Originally Posted by normvcr
(This is a repost from the software forum, where there were no responses)
I am running
Linux 3.5.0-2.fc17.i686.PAE #1 SMP Mon Jul 30 15:18:54 UTC 2012 i686 i686 i386 GNU/Linux
and one of my services (backuppc) fails to load at boot, even though I had previously done
but does load fine manually after boot:
Sometimes in the system log I see a message from boot-time that the service has failed to access a particular network drive (which the service does need access to).
Is there a way to delay starting up the service until the network drive has been mounted?
SystemD is still experiencing growing pains. The problem is that the services are started in parallel rather than sequentially, so if your service doesn't properly check that services it depends on are fully started and everything is OK, it may try (and fail) to start prematurely.
Now to thoughts towards a solution.
First, there is no such concept as "network drive" in Linux. That is a wrong way of thinking about network filesystem that has polluted your mind thanks to mswondoze.
In Linux, there is the filesystem. Other filesystems can be joined to it to make even bigger filesystems. A network filesystem can be joined to your local filesystem to appear to be a larger filesystem. One option you may have is to apply some link and mount trickery to convince backuppc that the network filesystem is available before it actually is. You may be able to create a filesystem that "looks right" to it, and then have the network filesystem mount over top of it at a later time.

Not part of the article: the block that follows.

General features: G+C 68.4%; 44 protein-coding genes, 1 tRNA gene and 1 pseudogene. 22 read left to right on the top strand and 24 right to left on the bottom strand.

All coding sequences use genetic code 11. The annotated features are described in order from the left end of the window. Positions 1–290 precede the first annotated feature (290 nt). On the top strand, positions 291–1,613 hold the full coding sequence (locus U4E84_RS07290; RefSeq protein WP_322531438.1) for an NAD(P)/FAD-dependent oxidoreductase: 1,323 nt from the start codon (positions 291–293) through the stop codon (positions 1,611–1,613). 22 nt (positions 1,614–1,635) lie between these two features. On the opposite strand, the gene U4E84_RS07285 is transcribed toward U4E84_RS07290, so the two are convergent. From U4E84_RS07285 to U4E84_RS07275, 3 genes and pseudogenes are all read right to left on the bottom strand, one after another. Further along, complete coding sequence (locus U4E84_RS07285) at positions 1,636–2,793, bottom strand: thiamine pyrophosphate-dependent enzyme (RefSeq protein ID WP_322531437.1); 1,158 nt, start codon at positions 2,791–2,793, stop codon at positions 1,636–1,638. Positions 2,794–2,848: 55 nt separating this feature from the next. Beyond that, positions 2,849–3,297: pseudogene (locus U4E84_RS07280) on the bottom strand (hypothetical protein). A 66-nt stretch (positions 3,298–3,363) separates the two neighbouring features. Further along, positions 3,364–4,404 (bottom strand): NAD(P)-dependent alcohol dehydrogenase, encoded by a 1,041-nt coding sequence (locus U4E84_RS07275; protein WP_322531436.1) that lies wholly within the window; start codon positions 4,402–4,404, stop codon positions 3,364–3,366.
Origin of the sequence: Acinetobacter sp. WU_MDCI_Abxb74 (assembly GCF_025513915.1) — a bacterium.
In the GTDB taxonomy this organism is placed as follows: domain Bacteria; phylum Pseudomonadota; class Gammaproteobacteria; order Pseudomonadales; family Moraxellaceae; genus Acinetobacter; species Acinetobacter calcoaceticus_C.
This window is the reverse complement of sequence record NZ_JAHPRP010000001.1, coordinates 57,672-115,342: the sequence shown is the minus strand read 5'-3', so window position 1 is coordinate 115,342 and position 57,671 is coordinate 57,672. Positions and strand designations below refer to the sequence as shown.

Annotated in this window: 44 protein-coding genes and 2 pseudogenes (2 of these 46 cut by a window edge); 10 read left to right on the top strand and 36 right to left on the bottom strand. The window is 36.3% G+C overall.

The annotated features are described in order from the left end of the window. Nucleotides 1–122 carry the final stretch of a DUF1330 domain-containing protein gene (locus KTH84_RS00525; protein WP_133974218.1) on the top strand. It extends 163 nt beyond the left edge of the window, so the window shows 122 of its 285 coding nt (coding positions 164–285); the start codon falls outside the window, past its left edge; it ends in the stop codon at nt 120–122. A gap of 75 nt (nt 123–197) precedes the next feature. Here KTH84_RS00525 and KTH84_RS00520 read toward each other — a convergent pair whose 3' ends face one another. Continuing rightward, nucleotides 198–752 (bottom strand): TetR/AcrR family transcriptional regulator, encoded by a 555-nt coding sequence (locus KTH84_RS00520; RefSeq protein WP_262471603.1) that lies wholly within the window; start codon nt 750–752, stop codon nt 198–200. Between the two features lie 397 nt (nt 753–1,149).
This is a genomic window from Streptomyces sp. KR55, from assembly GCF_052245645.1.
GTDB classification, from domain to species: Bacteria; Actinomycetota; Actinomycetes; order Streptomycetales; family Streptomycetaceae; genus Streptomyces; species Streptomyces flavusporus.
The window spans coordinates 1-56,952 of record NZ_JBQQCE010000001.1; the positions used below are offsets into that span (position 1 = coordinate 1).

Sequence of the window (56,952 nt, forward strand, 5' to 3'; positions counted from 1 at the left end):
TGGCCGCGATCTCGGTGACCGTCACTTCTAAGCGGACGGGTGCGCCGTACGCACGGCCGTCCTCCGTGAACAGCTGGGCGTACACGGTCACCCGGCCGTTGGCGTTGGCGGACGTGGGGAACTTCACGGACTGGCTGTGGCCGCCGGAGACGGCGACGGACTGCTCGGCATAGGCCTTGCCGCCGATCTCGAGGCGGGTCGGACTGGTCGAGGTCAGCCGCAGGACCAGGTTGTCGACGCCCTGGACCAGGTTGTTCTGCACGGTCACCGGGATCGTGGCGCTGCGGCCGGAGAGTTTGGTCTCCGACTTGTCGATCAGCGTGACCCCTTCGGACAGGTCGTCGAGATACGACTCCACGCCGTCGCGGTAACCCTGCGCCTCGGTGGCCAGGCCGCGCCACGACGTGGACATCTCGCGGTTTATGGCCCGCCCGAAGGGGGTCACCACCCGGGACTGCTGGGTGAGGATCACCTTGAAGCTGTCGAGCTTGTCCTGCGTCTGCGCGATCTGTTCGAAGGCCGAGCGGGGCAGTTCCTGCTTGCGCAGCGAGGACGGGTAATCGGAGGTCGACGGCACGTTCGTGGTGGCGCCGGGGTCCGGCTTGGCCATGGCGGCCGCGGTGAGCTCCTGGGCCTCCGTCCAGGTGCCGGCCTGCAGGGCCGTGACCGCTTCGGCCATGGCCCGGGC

Your other option is to edit the service file for backuppc and adjust it to wait until the network filesystem has already mounted. The service file is located at /usr/lib/systemd/system/backuppc.service
Notice the line that says "After=syslog.target"
Look at the different service files and target files, understand how they set their dependencies, and modify backuppc.service to suit. You might want to pay attention to things like network.target and remote-fs.target
For example, in remote-fs-pre.target, you see "After=network.target nss-lookup.target". I.e., remote filesystem mounting depends on the network being activated.
remote-fs.target is "WantedBy=multi-user.target"
multi-user.target "Requires=sysinit.target sockets.target" and "After=sysinit.target sockets.target".
I think you can get the idea....